According to Microsoft’s new FAQ for the feature, if you want Android apps to run on your PC, you’ll need to meet certain requirements to do so.
So, you’ll need to have a device that runs Windows 11 version 21H2, or later, which is the version that introduces the new feature.
You’ll also need a solid state drive (SSD) and have a modern x64 or ARM64 processor. While these requirements aren’t too bad, and most people running Windows 11 will have them, things then become a little trickier.
Microsoft says you need 8GB of RAM minimum, but16GB is recommended. That 16GB recommendation is quite surprising for a feature we wouldn’t have thought was too demanding (these are apps that are supposed to run on smartphones, after all).
However, the 8GB minimum setting means people running Windows 11 on devices with 4GB of RAM – which is technically possible – won’t be able to use this feature. So low-powered, older, or embedded devices, which may have benefitted the most from getting Android apps, will be left out.
You’ll also need to turn on the Virtual Machine Platform, which is a setting found in Windows 11’s Control Panel.
There’s also one final requirement that may annoy people. As we’ve reported before, Windows 11 uses the Amazon Store for Android apps, rather than Google’s own Play Store.
This means you don’t get the vast collection of apps that you’d find in the Play Store. Nor can you use Play Store credit to buy apps, and any apps or games you’ve bought on your Android devices through the Play Store will need to be re-bought.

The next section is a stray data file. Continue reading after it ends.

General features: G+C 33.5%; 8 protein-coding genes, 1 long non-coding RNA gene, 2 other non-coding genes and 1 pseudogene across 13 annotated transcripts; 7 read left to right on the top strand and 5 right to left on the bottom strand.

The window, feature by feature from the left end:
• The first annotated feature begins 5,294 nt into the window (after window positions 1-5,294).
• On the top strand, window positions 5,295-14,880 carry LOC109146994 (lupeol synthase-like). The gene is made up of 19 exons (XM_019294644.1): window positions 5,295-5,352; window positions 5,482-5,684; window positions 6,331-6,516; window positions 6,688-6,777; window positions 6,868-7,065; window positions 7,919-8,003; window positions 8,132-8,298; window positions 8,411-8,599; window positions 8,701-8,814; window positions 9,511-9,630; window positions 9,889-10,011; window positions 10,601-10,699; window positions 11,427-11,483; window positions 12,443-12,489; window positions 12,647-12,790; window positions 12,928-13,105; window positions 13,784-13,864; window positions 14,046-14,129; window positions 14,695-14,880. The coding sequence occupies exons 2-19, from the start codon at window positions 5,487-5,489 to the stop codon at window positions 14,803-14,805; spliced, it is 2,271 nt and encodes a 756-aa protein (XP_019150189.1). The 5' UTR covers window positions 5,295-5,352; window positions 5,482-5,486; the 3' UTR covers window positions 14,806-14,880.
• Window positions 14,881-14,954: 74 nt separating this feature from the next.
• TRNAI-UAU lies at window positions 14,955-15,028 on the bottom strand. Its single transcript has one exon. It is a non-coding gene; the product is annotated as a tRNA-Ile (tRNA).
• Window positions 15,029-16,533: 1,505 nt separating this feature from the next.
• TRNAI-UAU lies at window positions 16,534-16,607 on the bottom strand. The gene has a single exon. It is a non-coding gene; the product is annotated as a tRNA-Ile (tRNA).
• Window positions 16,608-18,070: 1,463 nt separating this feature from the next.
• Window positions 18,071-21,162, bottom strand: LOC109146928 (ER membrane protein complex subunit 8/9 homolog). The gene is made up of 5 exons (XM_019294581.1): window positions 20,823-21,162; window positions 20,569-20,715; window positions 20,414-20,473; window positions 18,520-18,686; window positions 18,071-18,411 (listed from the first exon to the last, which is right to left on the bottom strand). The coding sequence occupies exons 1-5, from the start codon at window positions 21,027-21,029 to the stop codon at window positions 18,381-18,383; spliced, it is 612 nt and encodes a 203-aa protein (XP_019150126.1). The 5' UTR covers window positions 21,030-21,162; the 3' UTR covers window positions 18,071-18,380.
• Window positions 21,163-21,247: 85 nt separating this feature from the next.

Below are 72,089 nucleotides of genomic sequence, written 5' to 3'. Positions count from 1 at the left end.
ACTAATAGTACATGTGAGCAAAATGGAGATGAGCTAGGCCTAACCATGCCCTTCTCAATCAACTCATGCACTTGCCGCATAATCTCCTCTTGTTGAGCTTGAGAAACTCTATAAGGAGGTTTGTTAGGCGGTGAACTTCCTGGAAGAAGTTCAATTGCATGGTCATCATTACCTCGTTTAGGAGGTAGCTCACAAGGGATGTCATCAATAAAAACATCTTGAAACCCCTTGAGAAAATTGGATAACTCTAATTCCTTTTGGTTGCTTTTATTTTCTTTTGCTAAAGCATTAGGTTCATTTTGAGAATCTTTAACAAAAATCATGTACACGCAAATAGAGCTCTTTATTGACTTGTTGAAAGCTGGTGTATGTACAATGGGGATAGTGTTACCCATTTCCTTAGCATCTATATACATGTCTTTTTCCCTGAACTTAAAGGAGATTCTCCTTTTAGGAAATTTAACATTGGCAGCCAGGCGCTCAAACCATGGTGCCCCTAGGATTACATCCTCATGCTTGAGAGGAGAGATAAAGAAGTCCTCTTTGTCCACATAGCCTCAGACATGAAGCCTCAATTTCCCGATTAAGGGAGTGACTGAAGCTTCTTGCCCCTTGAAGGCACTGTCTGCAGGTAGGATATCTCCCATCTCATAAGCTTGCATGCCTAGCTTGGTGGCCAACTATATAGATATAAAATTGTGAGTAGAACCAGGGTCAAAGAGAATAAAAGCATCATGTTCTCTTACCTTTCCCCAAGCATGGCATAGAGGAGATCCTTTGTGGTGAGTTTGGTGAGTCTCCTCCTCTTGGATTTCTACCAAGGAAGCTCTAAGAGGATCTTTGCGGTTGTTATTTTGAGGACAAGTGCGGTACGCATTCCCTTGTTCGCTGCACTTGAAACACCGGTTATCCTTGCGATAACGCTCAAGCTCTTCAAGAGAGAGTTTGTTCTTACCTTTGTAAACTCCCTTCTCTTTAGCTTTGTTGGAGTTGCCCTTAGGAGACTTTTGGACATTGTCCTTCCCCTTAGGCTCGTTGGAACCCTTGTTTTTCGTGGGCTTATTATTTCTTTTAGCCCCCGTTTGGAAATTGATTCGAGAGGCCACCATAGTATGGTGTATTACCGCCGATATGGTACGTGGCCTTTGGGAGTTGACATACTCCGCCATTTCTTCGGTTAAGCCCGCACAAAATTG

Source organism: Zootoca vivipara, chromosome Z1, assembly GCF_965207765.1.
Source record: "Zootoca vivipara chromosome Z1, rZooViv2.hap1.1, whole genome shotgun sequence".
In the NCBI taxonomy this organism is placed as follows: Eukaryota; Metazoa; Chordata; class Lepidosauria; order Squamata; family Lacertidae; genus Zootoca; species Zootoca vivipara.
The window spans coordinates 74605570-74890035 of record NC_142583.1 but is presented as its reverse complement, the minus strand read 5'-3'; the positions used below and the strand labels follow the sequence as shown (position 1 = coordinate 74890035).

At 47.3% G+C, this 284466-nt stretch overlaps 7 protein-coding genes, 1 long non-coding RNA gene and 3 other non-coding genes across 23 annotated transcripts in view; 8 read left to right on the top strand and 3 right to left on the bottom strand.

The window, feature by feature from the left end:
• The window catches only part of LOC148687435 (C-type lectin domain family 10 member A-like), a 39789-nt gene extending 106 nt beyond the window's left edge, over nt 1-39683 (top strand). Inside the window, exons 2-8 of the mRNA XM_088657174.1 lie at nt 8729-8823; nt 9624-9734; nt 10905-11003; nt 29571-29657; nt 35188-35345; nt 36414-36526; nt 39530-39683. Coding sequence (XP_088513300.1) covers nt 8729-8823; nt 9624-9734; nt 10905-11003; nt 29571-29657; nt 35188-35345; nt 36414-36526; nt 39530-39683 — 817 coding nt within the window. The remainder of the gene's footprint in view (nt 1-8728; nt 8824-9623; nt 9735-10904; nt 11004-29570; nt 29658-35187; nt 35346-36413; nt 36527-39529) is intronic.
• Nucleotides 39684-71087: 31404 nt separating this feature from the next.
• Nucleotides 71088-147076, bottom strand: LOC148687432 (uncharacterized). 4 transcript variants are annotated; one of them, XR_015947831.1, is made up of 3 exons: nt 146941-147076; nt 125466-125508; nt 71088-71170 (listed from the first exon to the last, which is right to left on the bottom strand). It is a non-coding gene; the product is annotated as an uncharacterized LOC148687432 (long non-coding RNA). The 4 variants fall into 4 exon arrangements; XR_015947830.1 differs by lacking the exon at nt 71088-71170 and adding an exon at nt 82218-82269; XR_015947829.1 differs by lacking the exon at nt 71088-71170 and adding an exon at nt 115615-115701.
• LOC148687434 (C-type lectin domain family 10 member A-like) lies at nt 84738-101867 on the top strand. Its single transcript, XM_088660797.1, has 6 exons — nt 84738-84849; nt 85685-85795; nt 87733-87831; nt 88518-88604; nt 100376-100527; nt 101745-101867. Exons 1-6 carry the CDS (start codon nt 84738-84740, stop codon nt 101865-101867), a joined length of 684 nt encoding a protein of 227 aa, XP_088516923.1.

You’ll also need an Amazon account as well. While many people probably already have one, due to the popularity of the online store, there will be plenty of people who don’t want an Amazon account for various reasons. Having to sign up for yet another account you don’t want may be too much of an ask.
Analysis: Does this kill the Android app hype in Windows 11?
Are these requirements enough to kill off some people’s excitement for getting Android apps in Windows 11? While the potential of having thousands of apps instantly available in Windows 11, and which can be installed via the Microsoft Store like other Windows 11 apps, remains exciting, we have to admit having our hype has reduced a bit.
The 8GB RAM requirement, for example, means that hopes of making an old, less powerful, Windows 11 device essentially an Android tablet, are less likely now.
Microsoft’s decision to go with the Amazon Appstore also continues to baffle and annoy. Many of us will have a large library of Android apps installed on our devices, and the thought that we’d have to pay for certain apps and games again because we bought them through Google Play instantly puts a damper on things.
If you want to give Android apps a go in Windows 11, you can download the Windows 11 KB5010414 update, which is an optional update that adds an early look at how Android apps will be integrated into the operating system. At the moment, this feature is only available in the US.
- Here’s how to download Windows 11